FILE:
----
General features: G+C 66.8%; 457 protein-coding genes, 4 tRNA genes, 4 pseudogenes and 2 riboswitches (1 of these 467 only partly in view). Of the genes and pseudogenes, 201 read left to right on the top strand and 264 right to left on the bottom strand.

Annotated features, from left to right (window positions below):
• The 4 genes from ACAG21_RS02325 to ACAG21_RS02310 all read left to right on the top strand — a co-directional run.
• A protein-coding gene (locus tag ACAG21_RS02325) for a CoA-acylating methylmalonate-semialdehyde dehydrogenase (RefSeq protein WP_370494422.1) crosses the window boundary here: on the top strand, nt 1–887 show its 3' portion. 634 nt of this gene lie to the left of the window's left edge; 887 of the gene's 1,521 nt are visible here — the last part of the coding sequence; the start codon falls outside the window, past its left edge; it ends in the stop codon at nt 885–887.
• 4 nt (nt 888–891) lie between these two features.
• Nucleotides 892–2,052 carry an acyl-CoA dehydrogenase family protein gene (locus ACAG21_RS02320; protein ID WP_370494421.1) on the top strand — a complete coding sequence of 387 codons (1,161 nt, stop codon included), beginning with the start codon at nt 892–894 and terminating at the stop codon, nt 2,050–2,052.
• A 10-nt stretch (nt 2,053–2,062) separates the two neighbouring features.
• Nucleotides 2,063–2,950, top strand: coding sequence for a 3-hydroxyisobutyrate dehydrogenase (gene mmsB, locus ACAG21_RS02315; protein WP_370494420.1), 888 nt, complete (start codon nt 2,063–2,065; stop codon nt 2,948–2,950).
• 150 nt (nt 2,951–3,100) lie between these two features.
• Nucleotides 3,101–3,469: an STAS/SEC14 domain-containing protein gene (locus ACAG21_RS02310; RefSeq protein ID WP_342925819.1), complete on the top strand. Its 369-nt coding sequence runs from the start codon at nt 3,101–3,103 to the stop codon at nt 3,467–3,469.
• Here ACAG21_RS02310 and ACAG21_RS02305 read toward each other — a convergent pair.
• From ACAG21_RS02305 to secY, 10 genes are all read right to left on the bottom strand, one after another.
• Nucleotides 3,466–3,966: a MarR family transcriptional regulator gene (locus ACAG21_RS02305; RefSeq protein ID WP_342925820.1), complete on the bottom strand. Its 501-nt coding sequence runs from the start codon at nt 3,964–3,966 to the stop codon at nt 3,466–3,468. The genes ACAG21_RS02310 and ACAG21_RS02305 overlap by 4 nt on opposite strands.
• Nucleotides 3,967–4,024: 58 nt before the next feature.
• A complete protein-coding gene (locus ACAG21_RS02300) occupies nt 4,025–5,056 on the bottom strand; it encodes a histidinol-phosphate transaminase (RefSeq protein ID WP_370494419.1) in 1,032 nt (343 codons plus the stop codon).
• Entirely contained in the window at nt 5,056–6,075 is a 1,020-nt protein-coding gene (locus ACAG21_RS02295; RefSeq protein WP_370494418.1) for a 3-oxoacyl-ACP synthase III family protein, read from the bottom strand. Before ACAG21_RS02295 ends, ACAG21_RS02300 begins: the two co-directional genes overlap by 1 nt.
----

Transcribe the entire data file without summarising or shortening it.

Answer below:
General features: G+C 66.8%; 457 protein-coding genes, 4 tRNA genes, 4 pseudogenes and 2 riboswitches (1 of these 467 only partly in view). Of the genes and pseudogenes, 201 read left to right on the top strand and 264 right to left on the bottom strand.

Annotated features, from left to right (window positions below):
• The 4 genes from ACAG21_RS02325 to ACAG21_RS02310 all read left to right on the top strand — a co-directional run.
• A protein-coding gene (locus tag ACAG21_RS02325) for a CoA-acylating methylmalonate-semialdehyde dehydrogenase (RefSeq protein WP_370494422.1) crosses the window boundary here: on the top strand, nt 1–887 show its 3' portion. 634 nt of this gene lie to the left of the window's left edge; 887 of the gene's 1,521 nt are visible here — the last part of the coding sequence; the start codon falls outside the window, past its left edge; it ends in the stop codon at nt 885–887.
• 4 nt (nt 888–891) lie between these two features.
• Nucleotides 892–2,052 carry an acyl-CoA dehydrogenase family protein gene (locus ACAG21_RS02320; protein ID WP_370494421.1) on the top strand — a complete coding sequence of 387 codons (1,161 nt, stop codon included), beginning with the start codon at nt 892–894 and terminating at the stop codon, nt 2,050–2,052.
• A 10-nt stretch (nt 2,053–2,062) separates the two neighbouring features.
• Nucleotides 2,063–2,950, top strand: coding sequence for a 3-hydroxyisobutyrate dehydrogenase (gene mmsB, locus ACAG21_RS02315; protein WP_370494420.1), 888 nt, complete (start codon nt 2,063–2,065; stop codon nt 2,948–2,950).
• 150 nt (nt 2,951–3,100) lie between these two features.
• Nucleotides 3,101–3,469: an STAS/SEC14 domain-containing protein gene (locus ACAG21_RS02310; RefSeq protein ID WP_342925819.1), complete on the top strand. Its 369-nt coding sequence runs from the start codon at nt 3,101–3,103 to the stop codon at nt 3,467–3,469.
• Here ACAG21_RS02310 and ACAG21_RS02305 read toward each other — a convergent pair.
• From ACAG21_RS02305 to secY, 10 genes are all read right to left on the bottom strand, one after another.
• Nucleotides 3,466–3,966: a MarR family transcriptional regulator gene (locus ACAG21_RS02305; RefSeq protein ID WP_342925820.1), complete on the bottom strand. Its 501-nt coding sequence runs from the start codon at nt 3,964–3,966 to the stop codon at nt 3,466–3,468. The genes ACAG21_RS02310 and ACAG21_RS02305 overlap by 4 nt on opposite strands.
• Nucleotides 3,967–4,024: 58 nt before the next feature.
• A complete protein-coding gene (locus ACAG21_RS02300) occupies nt 4,025–5,056 on the bottom strand; it encodes a histidinol-phosphate transaminase (RefSeq protein ID WP_370494419.1) in 1,032 nt (343 codons plus the stop codon).
• Entirely contained in the window at nt 5,056–6,075 is a 1,020-nt protein-coding gene (locus ACAG21_RS02295; RefSeq protein WP_370494418.1) for a 3-oxoacyl-ACP synthase III family protein, read from the bottom strand. Before ACAG21_RS02295 ends, ACAG21_RS02300 begins: the two co-directional genes overlap by 1 nt.